What does the digital society mean to you?
I recently attended a presentation by Bruce Schneier – a renowned security expert - at which he shared an insight that made me reflect on our evolution as a Digital Society. He said that we are creating a world-size robot. This led me to think about the technological advances that could have led him to make this statement.
Consider the advent of the Internet of Things (IoT). Nowadays, just about any Internet connected device can become a sensor for the robot, enabling it to see, to listen, to smell, to touch and perhaps even to taste. Consider the storage and processing capacity offered by Cloud. This enables it to store and process the vast amount of data that is produced by these sensors. Consider Artificial intelligence algorithms which enable it to make sense of the data such that it can learn from the past and predict what may happen. One could argue that this makes it able to think.
Consider technologies like Alexa that enable us to interact with it by speaking to it and listening to it. This, coupled with the advances in image recognition, will soon enable it to assess our moods from our facial expressions, from the way we walk or from the tone in our voice. Based on this, it may be able to predict what we are about to do. One could argue that this makes it able to know what we think.
If the robot is able to think and know what we think then perhaps it is more human-like than robot-like. Notably this humanoid evolution is happening without any definition of the ethical bounds within which it can and should operate. Fortunately, since Professor Stephen Hawking raised concerns about Artificial Intelligence, people have begun to consider this dimension and groups (like OpenAI and the Partnership on AI) have formed to try to address it.
Along with concerns over the ethical boundaries of a new humanoid world order, there are other issues to consider. Security professionals have always cautioned that in the rush to achieve digital innovation, security and privacy are considered as an afterthought.
This concern is being realised as Blackhats (unethical hackers) take advantage of IoT innovation to find their own new ways to launch attacks. Consider last year’s Distributed Denial of Service (DDoS) attack on the Domain Name Service (DNS) provider Dyn. In this attack, a botnet (of Mirai infected IoT devices) was used to overwhelm the DNS service. The impact was that many organisations, including Netflix and Twitter, were simply not visible on the Internet. Innovative search engines like Shodan enable vulnerabilities in IoT devices to be easily found in real time and this, it seems, is being used by Blackhats as well as Whitehats (ethical hackers). Much of the Whitehat research presented at hacking conferences these days is on the ease with which IoT devices can be compromised.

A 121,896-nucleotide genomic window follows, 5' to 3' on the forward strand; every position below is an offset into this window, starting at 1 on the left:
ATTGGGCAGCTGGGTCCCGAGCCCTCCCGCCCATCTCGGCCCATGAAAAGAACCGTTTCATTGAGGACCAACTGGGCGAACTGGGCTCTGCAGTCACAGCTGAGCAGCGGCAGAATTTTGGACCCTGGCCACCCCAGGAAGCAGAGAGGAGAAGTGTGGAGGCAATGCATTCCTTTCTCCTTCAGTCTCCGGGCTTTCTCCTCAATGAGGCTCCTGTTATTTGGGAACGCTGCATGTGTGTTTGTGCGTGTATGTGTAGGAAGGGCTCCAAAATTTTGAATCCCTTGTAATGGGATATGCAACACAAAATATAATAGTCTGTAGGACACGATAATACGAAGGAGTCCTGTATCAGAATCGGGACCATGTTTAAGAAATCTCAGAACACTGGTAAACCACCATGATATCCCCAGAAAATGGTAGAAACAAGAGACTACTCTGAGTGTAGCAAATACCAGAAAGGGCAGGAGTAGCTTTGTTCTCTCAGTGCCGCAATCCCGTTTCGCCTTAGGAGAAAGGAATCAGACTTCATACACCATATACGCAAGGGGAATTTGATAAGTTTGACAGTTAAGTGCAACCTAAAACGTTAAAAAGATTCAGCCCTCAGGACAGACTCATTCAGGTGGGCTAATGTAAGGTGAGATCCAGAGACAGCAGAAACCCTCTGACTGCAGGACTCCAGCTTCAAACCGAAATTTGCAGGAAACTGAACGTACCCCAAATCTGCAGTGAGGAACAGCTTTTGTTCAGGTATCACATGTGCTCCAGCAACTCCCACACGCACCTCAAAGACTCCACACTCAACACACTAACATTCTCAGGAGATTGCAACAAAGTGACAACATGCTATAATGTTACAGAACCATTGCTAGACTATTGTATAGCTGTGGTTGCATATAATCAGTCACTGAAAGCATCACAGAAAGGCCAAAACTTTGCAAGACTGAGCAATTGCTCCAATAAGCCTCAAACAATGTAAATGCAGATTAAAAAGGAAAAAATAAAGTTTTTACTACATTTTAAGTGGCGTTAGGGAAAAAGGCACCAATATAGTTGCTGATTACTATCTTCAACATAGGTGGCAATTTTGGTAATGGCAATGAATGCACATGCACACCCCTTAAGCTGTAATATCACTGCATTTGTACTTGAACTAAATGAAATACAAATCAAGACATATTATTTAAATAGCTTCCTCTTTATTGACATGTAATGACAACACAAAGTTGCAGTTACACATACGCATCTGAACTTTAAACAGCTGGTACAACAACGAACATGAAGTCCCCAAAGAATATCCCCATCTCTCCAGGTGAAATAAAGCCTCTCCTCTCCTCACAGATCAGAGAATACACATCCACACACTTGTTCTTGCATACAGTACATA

Fortunately, governments are beginning to intervene and to mandate minimum security levels on IoT devices. For example the “IoT Cybersecurity Improvement Act of 2017”, which is being passed in the US, mandates the removal of default or hardcoded passwords. This is a basic security control and the fact that it has to be mandated illustrates just how much IoT security will need to mature.
So, the Digital Society will be a world in which it will be very easy to get things done, either because we want to do them or because we need to do them. Perhaps, we will just need to think what needs to be done and the mind-reading humanoid will take care of the implementation. In this world it will not be sufficient to achieve the traditional balance between security and functionality. We must now balance ethics and innovation along with security and functionality. Otherwise, the price for our Digital Society will be high.